In the journal Science, Japanese and Chinese research teams emphasized about an association between dopamine production in the basolateral amygdala region of the brain and the onset of REM sleep.
The study was conducted at Japan’s University of Tsukuba and Peking University situated in China.
The study used fiber photometry to examine the mechanisms by which the brain cycles between sleep states. Researchers watched as cells in the basolateral amygdala had been activated in different phases of the sleep cycle.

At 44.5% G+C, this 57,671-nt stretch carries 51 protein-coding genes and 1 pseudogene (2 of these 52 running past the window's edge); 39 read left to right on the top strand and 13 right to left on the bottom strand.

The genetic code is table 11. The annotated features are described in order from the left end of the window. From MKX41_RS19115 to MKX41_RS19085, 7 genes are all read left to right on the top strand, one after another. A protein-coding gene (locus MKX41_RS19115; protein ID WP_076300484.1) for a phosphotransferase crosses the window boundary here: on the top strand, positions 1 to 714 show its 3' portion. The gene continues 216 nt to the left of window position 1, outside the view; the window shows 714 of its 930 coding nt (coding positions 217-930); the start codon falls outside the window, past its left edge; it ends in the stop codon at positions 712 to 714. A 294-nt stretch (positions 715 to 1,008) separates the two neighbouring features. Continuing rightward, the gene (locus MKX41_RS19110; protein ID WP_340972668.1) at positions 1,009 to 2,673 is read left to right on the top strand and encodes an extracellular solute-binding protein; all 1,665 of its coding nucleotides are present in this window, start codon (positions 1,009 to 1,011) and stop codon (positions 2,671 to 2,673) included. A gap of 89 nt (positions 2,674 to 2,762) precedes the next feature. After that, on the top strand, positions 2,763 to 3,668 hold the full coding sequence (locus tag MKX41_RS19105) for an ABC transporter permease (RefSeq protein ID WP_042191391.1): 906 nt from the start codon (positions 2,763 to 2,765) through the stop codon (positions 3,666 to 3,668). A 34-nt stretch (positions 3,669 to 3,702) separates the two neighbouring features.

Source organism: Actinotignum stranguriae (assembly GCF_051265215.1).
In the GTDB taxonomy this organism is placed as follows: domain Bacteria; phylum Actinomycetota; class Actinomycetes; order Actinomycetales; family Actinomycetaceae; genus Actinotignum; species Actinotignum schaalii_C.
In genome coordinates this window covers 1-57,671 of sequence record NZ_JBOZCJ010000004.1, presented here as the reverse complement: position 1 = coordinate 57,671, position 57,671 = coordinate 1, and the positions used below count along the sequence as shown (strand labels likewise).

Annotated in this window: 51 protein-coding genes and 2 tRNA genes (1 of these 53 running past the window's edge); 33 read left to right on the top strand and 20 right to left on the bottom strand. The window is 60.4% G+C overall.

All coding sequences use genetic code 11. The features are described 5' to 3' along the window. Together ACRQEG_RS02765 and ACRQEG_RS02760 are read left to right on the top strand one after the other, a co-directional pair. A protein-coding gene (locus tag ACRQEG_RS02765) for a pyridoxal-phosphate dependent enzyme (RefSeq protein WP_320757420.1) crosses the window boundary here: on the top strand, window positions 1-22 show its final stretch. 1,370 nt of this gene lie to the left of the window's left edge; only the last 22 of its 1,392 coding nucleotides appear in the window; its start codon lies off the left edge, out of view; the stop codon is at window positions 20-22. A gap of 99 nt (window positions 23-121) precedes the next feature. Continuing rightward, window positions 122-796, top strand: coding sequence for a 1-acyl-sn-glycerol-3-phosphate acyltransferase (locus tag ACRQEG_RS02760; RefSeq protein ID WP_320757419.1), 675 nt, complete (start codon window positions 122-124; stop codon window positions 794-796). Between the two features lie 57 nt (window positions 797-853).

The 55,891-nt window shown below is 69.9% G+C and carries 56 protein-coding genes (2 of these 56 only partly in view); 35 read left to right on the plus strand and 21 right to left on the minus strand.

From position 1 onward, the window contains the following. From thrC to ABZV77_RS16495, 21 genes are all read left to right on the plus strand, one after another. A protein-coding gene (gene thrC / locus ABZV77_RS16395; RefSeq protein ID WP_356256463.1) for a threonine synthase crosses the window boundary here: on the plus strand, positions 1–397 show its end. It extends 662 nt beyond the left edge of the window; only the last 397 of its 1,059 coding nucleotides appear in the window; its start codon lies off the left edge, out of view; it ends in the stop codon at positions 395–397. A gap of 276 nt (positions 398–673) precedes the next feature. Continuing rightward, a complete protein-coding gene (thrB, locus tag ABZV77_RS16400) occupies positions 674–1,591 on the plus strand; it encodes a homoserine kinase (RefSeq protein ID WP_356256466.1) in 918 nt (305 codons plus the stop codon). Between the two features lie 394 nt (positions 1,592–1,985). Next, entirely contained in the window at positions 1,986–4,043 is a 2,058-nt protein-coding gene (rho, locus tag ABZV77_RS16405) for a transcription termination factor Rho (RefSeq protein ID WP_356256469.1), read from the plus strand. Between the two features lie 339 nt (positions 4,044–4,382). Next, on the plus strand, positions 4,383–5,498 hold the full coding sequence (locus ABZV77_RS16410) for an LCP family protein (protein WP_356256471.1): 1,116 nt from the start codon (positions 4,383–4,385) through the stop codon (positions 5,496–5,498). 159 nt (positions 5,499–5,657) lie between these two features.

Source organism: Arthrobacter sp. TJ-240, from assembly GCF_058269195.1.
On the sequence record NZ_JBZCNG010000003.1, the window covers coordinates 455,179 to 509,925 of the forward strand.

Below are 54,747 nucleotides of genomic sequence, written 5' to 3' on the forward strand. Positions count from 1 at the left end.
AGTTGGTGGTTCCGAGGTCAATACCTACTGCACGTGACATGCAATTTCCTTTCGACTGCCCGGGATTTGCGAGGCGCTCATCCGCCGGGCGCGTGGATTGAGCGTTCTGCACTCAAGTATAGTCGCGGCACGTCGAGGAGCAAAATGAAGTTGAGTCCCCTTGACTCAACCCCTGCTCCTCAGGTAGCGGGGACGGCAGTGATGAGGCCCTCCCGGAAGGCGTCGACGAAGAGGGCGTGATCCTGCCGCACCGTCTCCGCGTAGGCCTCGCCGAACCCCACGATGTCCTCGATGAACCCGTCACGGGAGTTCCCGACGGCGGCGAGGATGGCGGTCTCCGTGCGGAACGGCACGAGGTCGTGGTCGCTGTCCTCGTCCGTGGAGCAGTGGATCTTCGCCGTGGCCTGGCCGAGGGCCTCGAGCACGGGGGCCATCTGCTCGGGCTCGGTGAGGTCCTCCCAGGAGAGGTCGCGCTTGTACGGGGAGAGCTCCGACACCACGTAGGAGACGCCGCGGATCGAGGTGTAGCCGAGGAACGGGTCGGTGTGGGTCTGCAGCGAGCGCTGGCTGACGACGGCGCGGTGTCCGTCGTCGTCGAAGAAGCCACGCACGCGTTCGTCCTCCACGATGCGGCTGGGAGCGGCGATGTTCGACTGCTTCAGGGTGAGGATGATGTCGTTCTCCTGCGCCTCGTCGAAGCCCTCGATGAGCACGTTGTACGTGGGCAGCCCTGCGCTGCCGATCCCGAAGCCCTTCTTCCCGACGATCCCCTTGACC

“Using fiber photometry, Hasegawa et al. found increases in dopamine activation before non-REM to REM transitions but not before non-REM to wake transitions in the basolateral amygdala,” according to the study.
“This effect was mediated by dopamine receptor D2-expressing neurons in the amygdala. Artificially activating these neurons induced a transition from non-REM to REM sleep and cataplectic states in awake mice.”
“These results show a critical role of DA signaling in the BLA in initiating REM sleep and provide a neuronal basis for sleep cycle generation.”